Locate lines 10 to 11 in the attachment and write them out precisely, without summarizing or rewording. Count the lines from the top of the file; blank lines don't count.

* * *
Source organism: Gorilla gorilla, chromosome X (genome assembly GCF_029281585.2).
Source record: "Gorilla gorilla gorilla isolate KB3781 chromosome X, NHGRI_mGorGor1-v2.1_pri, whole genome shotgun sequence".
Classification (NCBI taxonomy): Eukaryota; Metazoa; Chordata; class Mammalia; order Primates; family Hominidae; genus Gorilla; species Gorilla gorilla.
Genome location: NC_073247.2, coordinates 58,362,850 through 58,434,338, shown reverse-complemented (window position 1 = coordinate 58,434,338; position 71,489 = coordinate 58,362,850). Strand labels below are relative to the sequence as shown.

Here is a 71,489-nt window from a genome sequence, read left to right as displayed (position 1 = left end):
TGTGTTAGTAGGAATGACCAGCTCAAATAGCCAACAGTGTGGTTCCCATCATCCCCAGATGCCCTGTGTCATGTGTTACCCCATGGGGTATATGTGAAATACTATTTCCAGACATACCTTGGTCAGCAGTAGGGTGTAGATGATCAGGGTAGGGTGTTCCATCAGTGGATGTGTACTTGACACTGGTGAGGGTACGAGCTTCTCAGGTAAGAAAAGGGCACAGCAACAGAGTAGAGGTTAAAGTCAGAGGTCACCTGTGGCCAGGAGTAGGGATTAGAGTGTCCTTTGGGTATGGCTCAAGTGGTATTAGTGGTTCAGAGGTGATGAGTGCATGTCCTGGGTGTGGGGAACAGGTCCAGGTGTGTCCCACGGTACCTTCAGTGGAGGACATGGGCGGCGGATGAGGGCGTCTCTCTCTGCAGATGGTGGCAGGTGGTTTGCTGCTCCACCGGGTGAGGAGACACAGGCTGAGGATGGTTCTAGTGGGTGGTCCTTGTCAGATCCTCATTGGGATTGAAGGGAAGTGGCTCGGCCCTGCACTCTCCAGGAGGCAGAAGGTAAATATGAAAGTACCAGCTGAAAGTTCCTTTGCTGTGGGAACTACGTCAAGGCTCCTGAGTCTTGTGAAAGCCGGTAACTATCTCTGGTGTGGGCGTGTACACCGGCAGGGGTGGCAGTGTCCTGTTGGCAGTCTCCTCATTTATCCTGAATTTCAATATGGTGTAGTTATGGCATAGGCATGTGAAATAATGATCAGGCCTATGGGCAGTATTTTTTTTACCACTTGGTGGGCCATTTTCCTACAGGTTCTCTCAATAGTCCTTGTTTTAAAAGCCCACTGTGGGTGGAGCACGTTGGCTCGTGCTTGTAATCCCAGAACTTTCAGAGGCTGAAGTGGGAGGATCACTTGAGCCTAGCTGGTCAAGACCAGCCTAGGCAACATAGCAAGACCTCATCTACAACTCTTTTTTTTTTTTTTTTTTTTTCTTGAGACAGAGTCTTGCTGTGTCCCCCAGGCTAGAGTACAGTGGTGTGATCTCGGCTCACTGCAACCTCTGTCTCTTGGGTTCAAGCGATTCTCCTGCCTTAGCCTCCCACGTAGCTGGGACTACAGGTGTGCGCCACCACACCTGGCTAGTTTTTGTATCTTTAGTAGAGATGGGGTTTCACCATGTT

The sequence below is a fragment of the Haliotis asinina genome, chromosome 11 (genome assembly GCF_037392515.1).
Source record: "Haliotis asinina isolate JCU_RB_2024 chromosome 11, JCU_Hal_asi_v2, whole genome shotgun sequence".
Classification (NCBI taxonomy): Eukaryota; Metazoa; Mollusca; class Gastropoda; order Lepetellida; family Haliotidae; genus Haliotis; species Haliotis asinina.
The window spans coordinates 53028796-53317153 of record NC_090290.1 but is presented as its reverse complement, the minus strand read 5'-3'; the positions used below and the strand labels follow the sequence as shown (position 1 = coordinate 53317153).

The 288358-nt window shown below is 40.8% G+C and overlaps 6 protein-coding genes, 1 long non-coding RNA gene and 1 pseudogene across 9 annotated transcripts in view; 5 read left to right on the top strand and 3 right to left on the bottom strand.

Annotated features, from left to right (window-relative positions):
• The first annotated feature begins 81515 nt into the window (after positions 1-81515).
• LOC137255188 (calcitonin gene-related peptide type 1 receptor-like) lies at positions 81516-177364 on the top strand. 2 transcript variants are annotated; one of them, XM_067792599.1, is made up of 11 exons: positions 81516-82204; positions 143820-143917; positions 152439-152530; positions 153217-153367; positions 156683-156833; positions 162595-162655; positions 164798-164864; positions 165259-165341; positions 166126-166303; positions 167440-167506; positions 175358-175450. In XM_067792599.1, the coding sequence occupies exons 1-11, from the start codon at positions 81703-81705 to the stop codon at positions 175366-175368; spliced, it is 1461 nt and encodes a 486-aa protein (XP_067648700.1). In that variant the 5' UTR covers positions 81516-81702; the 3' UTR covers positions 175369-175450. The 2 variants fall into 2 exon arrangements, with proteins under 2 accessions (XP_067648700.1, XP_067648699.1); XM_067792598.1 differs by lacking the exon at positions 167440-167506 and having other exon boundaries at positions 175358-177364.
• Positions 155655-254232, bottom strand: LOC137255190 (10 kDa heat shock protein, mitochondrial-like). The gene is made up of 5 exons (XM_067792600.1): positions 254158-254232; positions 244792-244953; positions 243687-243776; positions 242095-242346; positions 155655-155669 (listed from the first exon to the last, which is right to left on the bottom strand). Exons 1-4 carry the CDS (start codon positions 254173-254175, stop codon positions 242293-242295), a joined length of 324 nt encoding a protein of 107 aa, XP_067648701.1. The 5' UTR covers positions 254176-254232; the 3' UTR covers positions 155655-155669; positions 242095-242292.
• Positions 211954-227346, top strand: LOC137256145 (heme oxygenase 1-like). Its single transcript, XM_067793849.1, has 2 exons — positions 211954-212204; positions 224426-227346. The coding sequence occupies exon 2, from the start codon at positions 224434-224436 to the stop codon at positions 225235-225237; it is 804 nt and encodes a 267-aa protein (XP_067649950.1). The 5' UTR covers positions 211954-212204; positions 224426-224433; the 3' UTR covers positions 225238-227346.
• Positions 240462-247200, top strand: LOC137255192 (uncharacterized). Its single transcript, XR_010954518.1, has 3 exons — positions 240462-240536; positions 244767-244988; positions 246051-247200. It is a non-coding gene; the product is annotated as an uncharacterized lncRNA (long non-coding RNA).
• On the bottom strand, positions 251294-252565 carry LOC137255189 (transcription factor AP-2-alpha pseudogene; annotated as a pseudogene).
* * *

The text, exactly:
The window spans coordinates 53028796-53317153 of record NC_090290.1 but is presented as its reverse complement, the minus strand read 5'-3'; the positions used below and the strand labels follow the sequence as shown (position 1 = coordinate 53317153).

The 288358-nt window shown below is 40.8% G+C and overlaps 6 protein-coding genes, 1 long non-coding RNA gene and 1 pseudogene across 9 annotated transcripts in view; 5 read left to right on the top strand and 3 right to left on the bottom strand.